Rebecca (Theresa Palmer) is forced to return home to her estranged family when her little brother Martin begins seeing the same ghost that tested her own sanity as a child. As she works to unlock the truth behind the terror she soon comes face to face with Diana, an entity that has an attachment to her depressed mother, Sophie (Maria Bello).
You know you've got a pretty good concept for a horror movie when the two minute short that you entered into a festival and didn't even win ends up becoming a viral sensation and catching the attention of Hollywood. David F. Sandberg and wife Lotta Losten's short film Lights Outwas spotted by James Wan (director of Saw, Insidious and The Conjuring) and soon the couple were upping sticks from their native Sweden and moving to Hollywood to develop Lights Out as a feature.
Screenwriter Eric Heisserer was brought on board to flesh out a story to attach to the short's concept about a monster that can only be seen (and move around) in the dark. The resulting plot becomes about Rebecca (Palmer) who is forced to deal with literal ghosts from her past when she discovers that her little brother Martin (Gabriel Bateman) is beginning to see Diana, the same creepy monster lady that haunted her dreams as a child. At least she assumed they were dreams. Turns out Diana is very real and is pals with her depressed mother, Sophie (Maria Bello). She's also quite protective of Sophie and is prepared to go to extreme means (like murder) to protect their friendship.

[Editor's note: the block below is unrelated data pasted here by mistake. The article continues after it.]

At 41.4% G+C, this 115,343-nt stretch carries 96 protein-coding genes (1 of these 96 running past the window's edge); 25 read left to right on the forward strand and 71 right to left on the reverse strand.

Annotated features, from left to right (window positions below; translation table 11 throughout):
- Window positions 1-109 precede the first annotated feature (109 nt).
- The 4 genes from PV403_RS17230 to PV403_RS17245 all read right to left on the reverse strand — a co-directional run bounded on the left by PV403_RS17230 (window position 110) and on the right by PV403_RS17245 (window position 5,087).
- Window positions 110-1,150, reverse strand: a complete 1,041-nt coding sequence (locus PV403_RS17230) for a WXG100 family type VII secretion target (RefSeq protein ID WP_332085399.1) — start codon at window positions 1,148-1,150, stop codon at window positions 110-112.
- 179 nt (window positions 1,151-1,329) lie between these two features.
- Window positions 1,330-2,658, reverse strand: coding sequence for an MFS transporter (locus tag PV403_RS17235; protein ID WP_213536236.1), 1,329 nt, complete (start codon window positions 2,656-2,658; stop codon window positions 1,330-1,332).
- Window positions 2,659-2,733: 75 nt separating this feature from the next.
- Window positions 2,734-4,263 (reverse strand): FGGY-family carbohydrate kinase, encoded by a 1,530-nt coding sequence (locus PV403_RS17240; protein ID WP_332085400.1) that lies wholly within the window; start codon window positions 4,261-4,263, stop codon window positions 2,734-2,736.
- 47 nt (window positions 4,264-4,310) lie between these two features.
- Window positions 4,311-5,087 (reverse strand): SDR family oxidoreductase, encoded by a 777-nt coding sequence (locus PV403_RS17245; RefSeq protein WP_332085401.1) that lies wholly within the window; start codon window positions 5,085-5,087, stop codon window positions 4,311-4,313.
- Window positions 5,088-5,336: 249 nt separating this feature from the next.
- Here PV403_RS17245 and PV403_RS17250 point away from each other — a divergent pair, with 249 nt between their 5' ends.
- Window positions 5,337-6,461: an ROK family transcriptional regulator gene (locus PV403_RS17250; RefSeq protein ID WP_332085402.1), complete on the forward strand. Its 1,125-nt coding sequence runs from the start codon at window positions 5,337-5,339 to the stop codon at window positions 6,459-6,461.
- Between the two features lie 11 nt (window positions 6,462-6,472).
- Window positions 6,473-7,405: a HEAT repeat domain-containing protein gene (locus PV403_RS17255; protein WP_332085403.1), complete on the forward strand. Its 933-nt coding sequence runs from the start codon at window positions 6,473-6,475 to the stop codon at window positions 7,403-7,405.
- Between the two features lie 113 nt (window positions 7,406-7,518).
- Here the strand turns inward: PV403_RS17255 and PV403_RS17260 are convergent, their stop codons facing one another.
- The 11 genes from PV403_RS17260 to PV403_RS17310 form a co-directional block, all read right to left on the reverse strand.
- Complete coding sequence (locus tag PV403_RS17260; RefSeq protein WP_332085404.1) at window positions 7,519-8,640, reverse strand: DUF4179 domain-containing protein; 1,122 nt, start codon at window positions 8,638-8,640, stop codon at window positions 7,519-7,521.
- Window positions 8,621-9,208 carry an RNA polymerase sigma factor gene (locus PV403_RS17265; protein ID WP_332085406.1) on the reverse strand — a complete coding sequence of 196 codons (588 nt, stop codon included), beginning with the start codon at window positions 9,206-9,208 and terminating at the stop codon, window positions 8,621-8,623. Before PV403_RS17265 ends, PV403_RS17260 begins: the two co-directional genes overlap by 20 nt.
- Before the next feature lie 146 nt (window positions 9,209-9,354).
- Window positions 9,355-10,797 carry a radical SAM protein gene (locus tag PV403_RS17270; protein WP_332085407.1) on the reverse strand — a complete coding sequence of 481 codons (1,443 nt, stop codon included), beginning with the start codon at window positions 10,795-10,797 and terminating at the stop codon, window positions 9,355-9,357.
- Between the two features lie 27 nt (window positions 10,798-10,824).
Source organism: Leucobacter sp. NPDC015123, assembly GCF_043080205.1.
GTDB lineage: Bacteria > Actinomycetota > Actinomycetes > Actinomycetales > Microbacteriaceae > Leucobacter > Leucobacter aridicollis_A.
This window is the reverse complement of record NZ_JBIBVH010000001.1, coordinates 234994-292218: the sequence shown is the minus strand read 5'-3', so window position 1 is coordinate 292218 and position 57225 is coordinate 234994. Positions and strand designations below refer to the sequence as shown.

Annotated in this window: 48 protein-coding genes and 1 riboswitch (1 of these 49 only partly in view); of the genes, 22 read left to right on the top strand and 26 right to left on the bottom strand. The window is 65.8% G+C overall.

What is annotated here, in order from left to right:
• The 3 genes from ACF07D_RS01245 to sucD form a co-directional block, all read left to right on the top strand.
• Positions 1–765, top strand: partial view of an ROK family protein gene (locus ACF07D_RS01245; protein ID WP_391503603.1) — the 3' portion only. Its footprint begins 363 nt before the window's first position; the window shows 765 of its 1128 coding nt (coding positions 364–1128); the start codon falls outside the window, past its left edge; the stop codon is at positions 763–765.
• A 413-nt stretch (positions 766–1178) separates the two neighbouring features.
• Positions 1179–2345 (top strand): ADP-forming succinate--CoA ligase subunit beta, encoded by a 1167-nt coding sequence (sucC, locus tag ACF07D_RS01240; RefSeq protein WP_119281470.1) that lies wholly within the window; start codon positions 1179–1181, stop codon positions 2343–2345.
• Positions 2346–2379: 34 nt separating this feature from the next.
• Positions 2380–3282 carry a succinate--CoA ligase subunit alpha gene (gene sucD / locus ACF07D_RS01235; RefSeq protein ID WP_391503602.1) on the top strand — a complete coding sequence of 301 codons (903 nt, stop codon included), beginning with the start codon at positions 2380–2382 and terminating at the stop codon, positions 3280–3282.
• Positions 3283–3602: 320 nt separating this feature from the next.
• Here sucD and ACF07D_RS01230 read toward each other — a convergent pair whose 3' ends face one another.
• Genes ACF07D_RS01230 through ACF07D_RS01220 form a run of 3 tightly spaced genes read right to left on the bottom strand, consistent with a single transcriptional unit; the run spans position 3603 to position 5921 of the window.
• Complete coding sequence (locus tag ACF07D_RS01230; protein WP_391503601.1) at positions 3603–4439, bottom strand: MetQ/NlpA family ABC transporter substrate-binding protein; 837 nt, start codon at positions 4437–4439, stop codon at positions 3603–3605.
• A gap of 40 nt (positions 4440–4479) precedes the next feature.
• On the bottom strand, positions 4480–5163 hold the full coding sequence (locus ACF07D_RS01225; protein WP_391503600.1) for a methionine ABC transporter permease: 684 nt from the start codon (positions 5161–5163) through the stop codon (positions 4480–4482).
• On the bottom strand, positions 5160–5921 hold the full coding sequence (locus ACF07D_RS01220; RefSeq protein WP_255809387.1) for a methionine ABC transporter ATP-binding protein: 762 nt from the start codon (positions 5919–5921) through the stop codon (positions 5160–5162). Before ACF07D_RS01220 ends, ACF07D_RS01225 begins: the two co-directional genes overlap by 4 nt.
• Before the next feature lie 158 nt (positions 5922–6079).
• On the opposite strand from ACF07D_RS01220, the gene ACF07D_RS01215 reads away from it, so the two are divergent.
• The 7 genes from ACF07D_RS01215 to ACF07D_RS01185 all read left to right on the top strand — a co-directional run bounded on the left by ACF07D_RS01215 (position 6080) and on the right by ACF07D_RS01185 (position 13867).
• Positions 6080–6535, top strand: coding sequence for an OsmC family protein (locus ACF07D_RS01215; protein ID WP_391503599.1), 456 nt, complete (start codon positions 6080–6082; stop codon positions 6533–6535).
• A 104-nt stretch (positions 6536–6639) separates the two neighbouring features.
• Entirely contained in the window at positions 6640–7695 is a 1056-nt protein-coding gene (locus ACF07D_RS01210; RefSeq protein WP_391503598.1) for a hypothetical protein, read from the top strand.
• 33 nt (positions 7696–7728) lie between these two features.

Sandberg proves that he's got the chops for horror, building on the impressive short with some jumpy set pieces. An early sequence in a warehouse that re-creates a scene from the short works really well and provides a great base for the film to build upon. Unfortunately, the rest of the film never really matches the same level of terror. Diana certainly proves to be a creepy presence, however the longer the film goes on (and the more we see of her) the less terrifying she becomes. To the point where by the film's conclusion, scenes intended to fright are quite ineffective.
Some lapses in the film's logic cause drawbacks too. For instance it's established early on that Diana can knock off the electricity but waits until the film's climax to use this to her advantage.
The film's cast keep things interesting though. Palmer is very engaging as Rebecca and her relationship with Bello feels authentic despite the limited screen time the two have together to establish it. Indeed with a lean running time of 81 minutes, the entire cast have very little time to scratch beneath the surface of their characters and yet they make a compelling enough argument for us to want them all to survive which is rarely the case in horror.
Overall though, Lights Out is a pretty average horror that will quickly be forgotten. That is until the inevitable sequel comes out.